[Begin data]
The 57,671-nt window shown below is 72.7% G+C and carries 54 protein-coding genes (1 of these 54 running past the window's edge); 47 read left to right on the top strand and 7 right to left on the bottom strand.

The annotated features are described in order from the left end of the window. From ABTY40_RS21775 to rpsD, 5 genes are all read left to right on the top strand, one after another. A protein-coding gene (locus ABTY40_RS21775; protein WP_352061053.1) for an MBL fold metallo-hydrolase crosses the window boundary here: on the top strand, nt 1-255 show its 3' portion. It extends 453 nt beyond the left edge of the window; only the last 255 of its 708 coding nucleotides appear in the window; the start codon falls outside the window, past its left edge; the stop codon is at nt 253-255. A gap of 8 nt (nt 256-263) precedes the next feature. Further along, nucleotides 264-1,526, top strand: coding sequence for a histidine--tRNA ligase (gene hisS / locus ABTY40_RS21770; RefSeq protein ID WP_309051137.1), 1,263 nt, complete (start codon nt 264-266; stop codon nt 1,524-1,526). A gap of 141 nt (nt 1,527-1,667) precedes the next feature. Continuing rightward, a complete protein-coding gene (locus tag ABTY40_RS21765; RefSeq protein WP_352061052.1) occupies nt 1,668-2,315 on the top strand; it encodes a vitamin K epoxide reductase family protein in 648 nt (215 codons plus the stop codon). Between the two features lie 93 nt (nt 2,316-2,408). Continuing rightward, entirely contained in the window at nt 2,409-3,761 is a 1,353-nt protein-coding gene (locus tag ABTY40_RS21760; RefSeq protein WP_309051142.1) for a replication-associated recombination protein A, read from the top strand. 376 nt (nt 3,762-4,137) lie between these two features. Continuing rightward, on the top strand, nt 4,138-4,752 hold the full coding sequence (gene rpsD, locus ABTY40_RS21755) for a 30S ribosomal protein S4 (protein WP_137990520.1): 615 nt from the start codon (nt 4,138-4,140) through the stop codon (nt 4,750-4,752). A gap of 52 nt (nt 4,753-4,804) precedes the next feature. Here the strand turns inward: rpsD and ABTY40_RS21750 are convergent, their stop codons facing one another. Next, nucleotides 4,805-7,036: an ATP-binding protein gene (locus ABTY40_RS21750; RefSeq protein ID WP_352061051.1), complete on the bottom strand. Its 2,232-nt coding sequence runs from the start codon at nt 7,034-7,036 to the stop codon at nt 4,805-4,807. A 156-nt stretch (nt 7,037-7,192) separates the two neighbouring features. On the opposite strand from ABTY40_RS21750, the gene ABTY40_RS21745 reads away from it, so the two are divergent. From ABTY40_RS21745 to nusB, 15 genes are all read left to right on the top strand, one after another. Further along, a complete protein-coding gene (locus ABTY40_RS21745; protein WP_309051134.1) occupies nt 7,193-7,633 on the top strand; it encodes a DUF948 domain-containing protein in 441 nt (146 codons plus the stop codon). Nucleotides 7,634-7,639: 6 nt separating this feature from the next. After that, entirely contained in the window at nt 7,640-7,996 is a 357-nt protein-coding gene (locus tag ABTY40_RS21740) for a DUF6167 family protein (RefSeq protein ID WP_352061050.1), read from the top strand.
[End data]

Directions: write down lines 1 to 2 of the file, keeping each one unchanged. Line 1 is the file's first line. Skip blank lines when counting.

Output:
The 57,671-nt window shown below is 72.7% G+C and carries 54 protein-coding genes (1 of these 54 running past the window's edge); 47 read left to right on the top strand and 7 right to left on the bottom strand.

The annotated features are described in order from the left end of the window. From ABTY40_RS21775 to rpsD, 5 genes are all read left to right on the top strand, one after another. A protein-coding gene (locus ABTY40_RS21775; protein WP_352061053.1) for an MBL fold metallo-hydrolase crosses the window boundary here: on the top strand, nt 1-255 show its 3' portion. It extends 453 nt beyond the left edge of the window; only the last 255 of its 708 coding nucleotides appear in the window; the start codon falls outside the window, past its left edge; the stop codon is at nt 253-255. A gap of 8 nt (nt 256-263) precedes the next feature. Further along, nucleotides 264-1,526, top strand: coding sequence for a histidine--tRNA ligase (gene hisS / locus ABTY40_RS21770; RefSeq protein ID WP_309051137.1), 1,263 nt, complete (start codon nt 264-266; stop codon nt 1,524-1,526). A gap of 141 nt (nt 1,527-1,667) precedes the next feature. Continuing rightward, a complete protein-coding gene (locus tag ABTY40_RS21765; RefSeq protein WP_352061052.1) occupies nt 1,668-2,315 on the top strand; it encodes a vitamin K epoxide reductase family protein in 648 nt (215 codons plus the stop codon). Between the two features lie 93 nt (nt 2,316-2,408). Continuing rightward, entirely contained in the window at nt 2,409-3,761 is a 1,353-nt protein-coding gene (locus tag ABTY40_RS21760; RefSeq protein WP_309051142.1) for a replication-associated recombination protein A, read from the top strand. 376 nt (nt 3,762-4,137) lie between these two features. Continuing rightward, on the top strand, nt 4,138-4,752 hold the full coding sequence (gene rpsD, locus ABTY40_RS21755) for a 30S ribosomal protein S4 (protein WP_137990520.1): 615 nt from the start codon (nt 4,138-4,140) through the stop codon (nt 4,750-4,752). A gap of 52 nt (nt 4,753-4,804) precedes the next feature. Here the strand turns inward: rpsD and ABTY40_RS21750 are convergent, their stop codons facing one another. Next, nucleotides 4,805-7,036: an ATP-binding protein gene (locus ABTY40_RS21750; RefSeq protein ID WP_352061051.1), complete on the bottom strand. Its 2,232-nt coding sequence runs from the start codon at nt 7,034-7,036 to the stop codon at nt 4,805-4,807. A 156-nt stretch (nt 7,037-7,192) separates the two neighbouring features. On the opposite strand from ABTY40_RS21750, the gene ABTY40_RS21745 reads away from it, so the two are divergent. From ABTY40_RS21745 to nusB, 15 genes are all read left to right on the top strand, one after another. Further along, a complete protein-coding gene (locus ABTY40_RS21745; protein WP_309051134.1) occupies nt 7,193-7,633 on the top strand; it encodes a DUF948 domain-containing protein in 441 nt (146 codons plus the stop codon). Nucleotides 7,634-7,639: 6 nt separating this feature from the next. After that, entirely contained in the window at nt 7,640-7,996 is a 357-nt protein-coding gene (locus tag ABTY40_RS21740) for a DUF6167 family protein (RefSeq protein ID WP_352061050.1), read from the top strand.